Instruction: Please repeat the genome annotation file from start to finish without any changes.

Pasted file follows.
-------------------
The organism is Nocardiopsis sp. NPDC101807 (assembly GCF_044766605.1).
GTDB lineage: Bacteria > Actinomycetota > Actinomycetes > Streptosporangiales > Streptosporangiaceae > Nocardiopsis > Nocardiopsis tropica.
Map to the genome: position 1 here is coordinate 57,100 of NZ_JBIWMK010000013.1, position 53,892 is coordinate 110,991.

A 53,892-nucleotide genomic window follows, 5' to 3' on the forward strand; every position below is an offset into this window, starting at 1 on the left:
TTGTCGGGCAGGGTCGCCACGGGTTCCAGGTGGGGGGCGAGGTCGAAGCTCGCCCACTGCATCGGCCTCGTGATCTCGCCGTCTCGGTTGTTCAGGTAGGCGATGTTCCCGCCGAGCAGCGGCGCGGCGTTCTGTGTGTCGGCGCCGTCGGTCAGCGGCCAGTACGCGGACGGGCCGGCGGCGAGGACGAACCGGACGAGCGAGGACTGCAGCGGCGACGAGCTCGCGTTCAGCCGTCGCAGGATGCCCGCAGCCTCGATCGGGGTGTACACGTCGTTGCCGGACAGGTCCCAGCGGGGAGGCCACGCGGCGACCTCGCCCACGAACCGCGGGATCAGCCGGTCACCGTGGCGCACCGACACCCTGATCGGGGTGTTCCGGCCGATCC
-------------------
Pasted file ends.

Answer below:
The organism is Nocardiopsis sp. NPDC101807 (assembly GCF_044766605.1).
GTDB lineage: Bacteria > Actinomycetota > Actinomycetes > Streptosporangiales > Streptosporangiaceae > Nocardiopsis > Nocardiopsis tropica.
Map to the genome: position 1 here is coordinate 57,100 of NZ_JBIWMK010000013.1, position 53,892 is coordinate 110,991.

A 53,892-nucleotide genomic window follows, 5' to 3' on the forward strand; every position below is an offset into this window, starting at 1 on the left:
TTGTCGGGCAGGGTCGCCACGGGTTCCAGGTGGGGGGCGAGGTCGAAGCTCGCCCACTGCATCGGCCTCGTGATCTCGCCGTCTCGGTTGTTCAGGTAGGCGATGTTCCCGCCGAGCAGCGGCGCGGCGTTCTGTGTGTCGGCGCCGTCGGTCAGCGGCCAGTACGCGGACGGGCCGGCGGCGAGGACGAACCGGACGAGCGAGGACTGCAGCGGCGACGAGCTCGCGTTCAGCCGTCGCAGGATGCCCGCAGCCTCGATCGGGGTGTACACGTCGTTGCCGGACAGGTCCCAGCGGGGAGGCCACGCGGCGACCTCGCCCACGAACCGCGGGATCAGCCGGTCACCGTGGCGCACCGACACCCTGATCGGGGTGTTCCGGCCGATCC